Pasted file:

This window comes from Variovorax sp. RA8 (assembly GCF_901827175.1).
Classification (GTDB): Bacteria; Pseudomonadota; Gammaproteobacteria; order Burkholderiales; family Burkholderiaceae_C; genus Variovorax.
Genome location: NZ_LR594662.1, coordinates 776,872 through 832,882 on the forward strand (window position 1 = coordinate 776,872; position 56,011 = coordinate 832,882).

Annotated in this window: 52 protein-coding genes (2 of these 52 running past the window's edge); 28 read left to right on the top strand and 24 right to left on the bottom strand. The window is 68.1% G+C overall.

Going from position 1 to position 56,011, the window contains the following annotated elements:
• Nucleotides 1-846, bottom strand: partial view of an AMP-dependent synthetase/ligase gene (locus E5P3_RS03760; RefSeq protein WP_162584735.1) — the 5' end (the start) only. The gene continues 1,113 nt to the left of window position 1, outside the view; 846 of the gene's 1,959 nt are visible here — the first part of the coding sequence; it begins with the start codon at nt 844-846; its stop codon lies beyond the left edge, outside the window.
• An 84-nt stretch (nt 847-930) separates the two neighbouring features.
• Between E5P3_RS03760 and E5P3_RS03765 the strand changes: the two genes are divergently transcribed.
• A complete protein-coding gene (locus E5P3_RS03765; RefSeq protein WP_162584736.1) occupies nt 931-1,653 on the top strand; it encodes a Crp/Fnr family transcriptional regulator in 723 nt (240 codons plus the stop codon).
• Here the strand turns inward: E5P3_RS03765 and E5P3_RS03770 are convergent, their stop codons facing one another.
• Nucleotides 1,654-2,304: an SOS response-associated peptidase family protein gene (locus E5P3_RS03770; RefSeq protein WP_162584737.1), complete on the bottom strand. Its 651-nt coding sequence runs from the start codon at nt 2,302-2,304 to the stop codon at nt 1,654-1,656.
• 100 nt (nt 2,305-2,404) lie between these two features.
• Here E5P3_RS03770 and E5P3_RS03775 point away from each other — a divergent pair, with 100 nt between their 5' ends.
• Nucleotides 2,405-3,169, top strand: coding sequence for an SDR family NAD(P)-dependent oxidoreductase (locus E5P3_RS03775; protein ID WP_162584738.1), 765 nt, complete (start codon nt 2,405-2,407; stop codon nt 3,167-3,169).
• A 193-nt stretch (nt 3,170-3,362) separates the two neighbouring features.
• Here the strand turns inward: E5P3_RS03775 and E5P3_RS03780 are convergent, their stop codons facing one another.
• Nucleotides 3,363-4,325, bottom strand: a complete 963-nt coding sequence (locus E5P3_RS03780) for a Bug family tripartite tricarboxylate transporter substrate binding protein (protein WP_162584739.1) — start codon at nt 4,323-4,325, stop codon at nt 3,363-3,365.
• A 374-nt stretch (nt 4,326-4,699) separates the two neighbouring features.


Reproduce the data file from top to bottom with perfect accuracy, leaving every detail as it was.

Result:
This window comes from Variovorax sp. RA8 (assembly GCF_901827175.1).
Classification (GTDB): Bacteria; Pseudomonadota; Gammaproteobacteria; order Burkholderiales; family Burkholderiaceae_C; genus Variovorax.
Genome location: NZ_LR594662.1, coordinates 776,872 through 832,882 on the forward strand (window position 1 = coordinate 776,872; position 56,011 = coordinate 832,882).

Annotated in this window: 52 protein-coding genes (2 of these 52 running past the window's edge); 28 read left to right on the top strand and 24 right to left on the bottom strand. The window is 68.1% G+C overall.

Going from position 1 to position 56,011, the window contains the following annotated elements:
• Nucleotides 1-846, bottom strand: partial view of an AMP-dependent synthetase/ligase gene (locus E5P3_RS03760; RefSeq protein WP_162584735.1) — the 5' end (the start) only. The gene continues 1,113 nt to the left of window position 1, outside the view; 846 of the gene's 1,959 nt are visible here — the first part of the coding sequence; it begins with the start codon at nt 844-846; its stop codon lies beyond the left edge, outside the window.
• An 84-nt stretch (nt 847-930) separates the two neighbouring features.
• Between E5P3_RS03760 and E5P3_RS03765 the strand changes: the two genes are divergently transcribed.
• A complete protein-coding gene (locus E5P3_RS03765; RefSeq protein WP_162584736.1) occupies nt 931-1,653 on the top strand; it encodes a Crp/Fnr family transcriptional regulator in 723 nt (240 codons plus the stop codon).
• Here the strand turns inward: E5P3_RS03765 and E5P3_RS03770 are convergent, their stop codons facing one another.
• Nucleotides 1,654-2,304: an SOS response-associated peptidase family protein gene (locus E5P3_RS03770; RefSeq protein WP_162584737.1), complete on the bottom strand. Its 651-nt coding sequence runs from the start codon at nt 2,302-2,304 to the stop codon at nt 1,654-1,656.
• 100 nt (nt 2,305-2,404) lie between these two features.
• Here E5P3_RS03770 and E5P3_RS03775 point away from each other — a divergent pair, with 100 nt between their 5' ends.
• Nucleotides 2,405-3,169, top strand: coding sequence for an SDR family NAD(P)-dependent oxidoreductase (locus E5P3_RS03775; protein ID WP_162584738.1), 765 nt, complete (start codon nt 2,405-2,407; stop codon nt 3,167-3,169).
• A 193-nt stretch (nt 3,170-3,362) separates the two neighbouring features.
• Here the strand turns inward: E5P3_RS03775 and E5P3_RS03780 are convergent, their stop codons facing one another.
• Nucleotides 3,363-4,325, bottom strand: a complete 963-nt coding sequence (locus E5P3_RS03780) for a Bug family tripartite tricarboxylate transporter substrate binding protein (protein WP_162584739.1) — start codon at nt 4,323-4,325, stop codon at nt 3,363-3,365.
• A 374-nt stretch (nt 4,326-4,699) separates the two neighbouring features.